A flood of publicity recently heralded the return to Canada of an entrepreneur who had been involved with a U.S. Internet company and now plans to establish a Canadian Internet incubator.
One newspaper reported that he was returning from a “wildly successful” Internet company. The use of that phrase seemed odd: After all, here was a company that had sales in the most recent quarter of only $2-million (U.S.), a loss of $6-million and a market capitalization of $2.6-billion.
We all know that Internet stock values can be wacky. But in reading this article, as a long-time chartered accountant, I realized I’ve been missing the picture. Sometime in the past five years, those crafty folks in the “dot.com” world have invented a new method of analyzing and valuing companies.
When I grasped this, I undertook a lengthy research project into the new math associated with dot.com companies. Study the results of this research closely, since it will be the best way to understand how a company in the Internet world is judged to be “wildly successful.”
The key is that dot.com companies sometimes use the same acronyms or financial phrases as old economy companies, but they mean something else altogether. In other cases, they’ve invented entirely new financial measures. Here’s what the research reveals:
Revenue or sales. For dot.com companies, this is a widely unused and unnecessary financial number. Ideally, if such a financial measure yields a number, it should be as close to zero as possible.
Of course, this can be a problem for many old economy companies eager to transform themselves into dot.com companies.
Gross profit/loss. With a dot.com company, the word profit doesn’t even show up on the radar screen. You’ll only ever see the word loss. As a measure of success, the bigger the gross loss, the better. This will indicate that the dot.com company has fortitude and courage.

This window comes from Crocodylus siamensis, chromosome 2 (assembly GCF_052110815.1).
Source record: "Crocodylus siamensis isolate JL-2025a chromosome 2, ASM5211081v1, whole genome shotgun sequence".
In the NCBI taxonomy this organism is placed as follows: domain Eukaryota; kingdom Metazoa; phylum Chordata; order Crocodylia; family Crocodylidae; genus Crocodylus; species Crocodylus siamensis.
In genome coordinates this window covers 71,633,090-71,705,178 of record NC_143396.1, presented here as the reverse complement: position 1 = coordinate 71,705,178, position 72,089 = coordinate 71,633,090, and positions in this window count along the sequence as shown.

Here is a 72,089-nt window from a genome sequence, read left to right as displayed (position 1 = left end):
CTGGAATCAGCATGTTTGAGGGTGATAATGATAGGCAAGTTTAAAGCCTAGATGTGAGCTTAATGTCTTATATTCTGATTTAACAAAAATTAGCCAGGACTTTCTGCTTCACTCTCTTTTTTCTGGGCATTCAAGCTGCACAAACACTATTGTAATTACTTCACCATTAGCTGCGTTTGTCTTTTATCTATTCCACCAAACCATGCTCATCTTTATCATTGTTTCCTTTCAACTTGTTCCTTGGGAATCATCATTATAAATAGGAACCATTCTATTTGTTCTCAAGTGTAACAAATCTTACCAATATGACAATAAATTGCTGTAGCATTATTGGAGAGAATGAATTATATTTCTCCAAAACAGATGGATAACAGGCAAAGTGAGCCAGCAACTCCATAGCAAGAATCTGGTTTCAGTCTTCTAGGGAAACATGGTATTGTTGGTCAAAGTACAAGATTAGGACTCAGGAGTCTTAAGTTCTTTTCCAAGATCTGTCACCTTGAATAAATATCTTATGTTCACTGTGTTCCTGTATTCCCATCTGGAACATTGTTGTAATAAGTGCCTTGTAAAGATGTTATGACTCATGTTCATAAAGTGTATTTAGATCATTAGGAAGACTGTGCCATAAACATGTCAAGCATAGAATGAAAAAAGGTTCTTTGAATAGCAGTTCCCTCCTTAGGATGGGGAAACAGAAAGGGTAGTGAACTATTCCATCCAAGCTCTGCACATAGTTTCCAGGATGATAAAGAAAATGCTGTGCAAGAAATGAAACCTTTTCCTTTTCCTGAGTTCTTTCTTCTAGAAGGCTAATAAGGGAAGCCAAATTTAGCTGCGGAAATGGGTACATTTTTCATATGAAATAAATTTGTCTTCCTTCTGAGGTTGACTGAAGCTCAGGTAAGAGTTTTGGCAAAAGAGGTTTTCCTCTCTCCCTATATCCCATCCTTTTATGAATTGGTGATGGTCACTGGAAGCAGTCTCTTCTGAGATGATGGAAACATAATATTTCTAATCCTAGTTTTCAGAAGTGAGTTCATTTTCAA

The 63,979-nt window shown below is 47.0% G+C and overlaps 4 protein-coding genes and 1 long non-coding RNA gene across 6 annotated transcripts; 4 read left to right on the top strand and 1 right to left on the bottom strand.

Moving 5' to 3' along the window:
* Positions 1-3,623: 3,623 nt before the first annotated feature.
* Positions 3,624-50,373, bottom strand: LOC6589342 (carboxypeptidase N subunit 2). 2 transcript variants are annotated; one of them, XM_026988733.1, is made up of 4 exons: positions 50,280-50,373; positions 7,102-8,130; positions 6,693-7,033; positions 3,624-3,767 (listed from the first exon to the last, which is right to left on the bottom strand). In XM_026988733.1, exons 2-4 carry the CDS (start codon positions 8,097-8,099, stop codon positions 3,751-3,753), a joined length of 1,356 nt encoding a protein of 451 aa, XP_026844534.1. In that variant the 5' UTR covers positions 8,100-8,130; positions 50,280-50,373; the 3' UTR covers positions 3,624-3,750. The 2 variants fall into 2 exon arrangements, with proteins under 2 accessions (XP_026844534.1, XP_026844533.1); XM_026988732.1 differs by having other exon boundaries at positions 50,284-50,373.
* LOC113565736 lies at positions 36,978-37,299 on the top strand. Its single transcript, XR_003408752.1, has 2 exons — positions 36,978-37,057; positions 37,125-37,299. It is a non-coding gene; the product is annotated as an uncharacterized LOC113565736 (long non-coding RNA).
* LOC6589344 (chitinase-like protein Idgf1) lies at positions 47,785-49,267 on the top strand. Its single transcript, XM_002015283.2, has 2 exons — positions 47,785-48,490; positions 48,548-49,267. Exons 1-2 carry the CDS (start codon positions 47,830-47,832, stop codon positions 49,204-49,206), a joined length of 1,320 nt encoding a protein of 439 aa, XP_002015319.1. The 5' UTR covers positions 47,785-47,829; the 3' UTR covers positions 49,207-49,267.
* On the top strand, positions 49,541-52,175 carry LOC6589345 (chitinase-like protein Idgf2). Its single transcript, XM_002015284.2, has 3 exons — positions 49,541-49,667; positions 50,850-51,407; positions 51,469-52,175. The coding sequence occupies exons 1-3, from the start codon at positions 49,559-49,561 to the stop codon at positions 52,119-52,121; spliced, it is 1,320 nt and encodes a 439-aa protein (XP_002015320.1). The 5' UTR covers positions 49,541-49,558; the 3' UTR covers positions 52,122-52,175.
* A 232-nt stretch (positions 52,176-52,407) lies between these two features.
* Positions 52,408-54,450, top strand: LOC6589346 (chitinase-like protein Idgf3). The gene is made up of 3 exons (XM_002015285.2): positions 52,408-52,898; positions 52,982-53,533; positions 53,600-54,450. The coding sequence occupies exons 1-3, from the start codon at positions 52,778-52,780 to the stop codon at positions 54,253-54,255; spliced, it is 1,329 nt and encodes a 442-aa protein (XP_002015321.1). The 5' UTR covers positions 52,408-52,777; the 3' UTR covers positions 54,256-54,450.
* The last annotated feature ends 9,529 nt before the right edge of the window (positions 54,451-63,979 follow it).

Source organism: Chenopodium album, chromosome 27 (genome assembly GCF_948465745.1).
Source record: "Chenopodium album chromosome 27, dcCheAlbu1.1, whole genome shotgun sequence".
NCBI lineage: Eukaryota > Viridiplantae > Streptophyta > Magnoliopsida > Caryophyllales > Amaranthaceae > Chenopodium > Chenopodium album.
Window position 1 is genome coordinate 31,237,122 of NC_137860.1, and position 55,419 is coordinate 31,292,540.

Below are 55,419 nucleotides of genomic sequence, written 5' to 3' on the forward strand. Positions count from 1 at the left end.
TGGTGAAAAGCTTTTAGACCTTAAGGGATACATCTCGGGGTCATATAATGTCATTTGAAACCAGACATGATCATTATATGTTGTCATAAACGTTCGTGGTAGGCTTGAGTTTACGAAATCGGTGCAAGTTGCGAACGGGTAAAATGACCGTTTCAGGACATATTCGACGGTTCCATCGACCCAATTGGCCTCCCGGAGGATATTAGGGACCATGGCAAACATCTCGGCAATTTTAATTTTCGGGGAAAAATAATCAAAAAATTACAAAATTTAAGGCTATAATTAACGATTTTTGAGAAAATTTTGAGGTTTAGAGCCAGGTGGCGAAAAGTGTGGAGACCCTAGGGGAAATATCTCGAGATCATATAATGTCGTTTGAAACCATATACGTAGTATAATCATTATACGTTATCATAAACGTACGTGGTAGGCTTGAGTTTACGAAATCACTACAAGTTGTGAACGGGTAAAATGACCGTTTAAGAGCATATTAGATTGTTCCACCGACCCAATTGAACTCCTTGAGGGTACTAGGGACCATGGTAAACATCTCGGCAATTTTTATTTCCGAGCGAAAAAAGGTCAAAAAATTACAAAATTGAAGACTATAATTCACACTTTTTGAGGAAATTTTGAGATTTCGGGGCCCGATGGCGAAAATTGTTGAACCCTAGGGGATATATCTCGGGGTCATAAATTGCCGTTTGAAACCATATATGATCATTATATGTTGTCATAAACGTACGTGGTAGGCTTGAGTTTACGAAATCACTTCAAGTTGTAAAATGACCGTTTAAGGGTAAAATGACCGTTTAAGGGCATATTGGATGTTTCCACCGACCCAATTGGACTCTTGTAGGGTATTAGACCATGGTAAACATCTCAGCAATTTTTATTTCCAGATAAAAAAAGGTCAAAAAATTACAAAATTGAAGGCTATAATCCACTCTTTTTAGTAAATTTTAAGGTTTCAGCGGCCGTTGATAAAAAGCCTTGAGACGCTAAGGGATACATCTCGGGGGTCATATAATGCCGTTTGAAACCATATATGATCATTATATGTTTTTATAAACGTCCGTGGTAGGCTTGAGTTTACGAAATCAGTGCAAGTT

EPS. In the oldeconomy, this means earnings per share. A meaningless statistic for dot.com companies, given the distinct lack of earnings. However, the meaning of EPS can be slightly altered to become an important measure to judge the potential success of a dot.com company. Closely examine the EPSM, or earrings per square-metre ratio. If this number is above 2, it indicates that the company employs few people over the age of 30, which will help ensure that the company isn’t contaminated by any old economy ideas.
Cash flow. For old economy companies, this was a useful measure to determine if the company was successful as a business. A positive number was a good thing. But for a dot.com company, make sure this is a negative number.
Keep in mind that dot.com companies use a new measure of cash flow, known as DBNIPO — which stands for, days before next initial public offering. Similar to the concept of cash flow, this measure is useful to dot.com staff, which needs to determine how they can pay for all those shiny new Porsche 911s in the parking lot.
Assets. You’ve got to be kidding. Dot.com companies don’t believe in such an archaic concept. The only assets might be a few computers, and a fridge stuffed full of Twinkies and Jolt Cola.
A better measure is the PRAISE ratio, (which stands for, PR agencies with Internet startup expertise). If this number is high, it means that the company has hired the best agencies to help build hype about the company’s potential.
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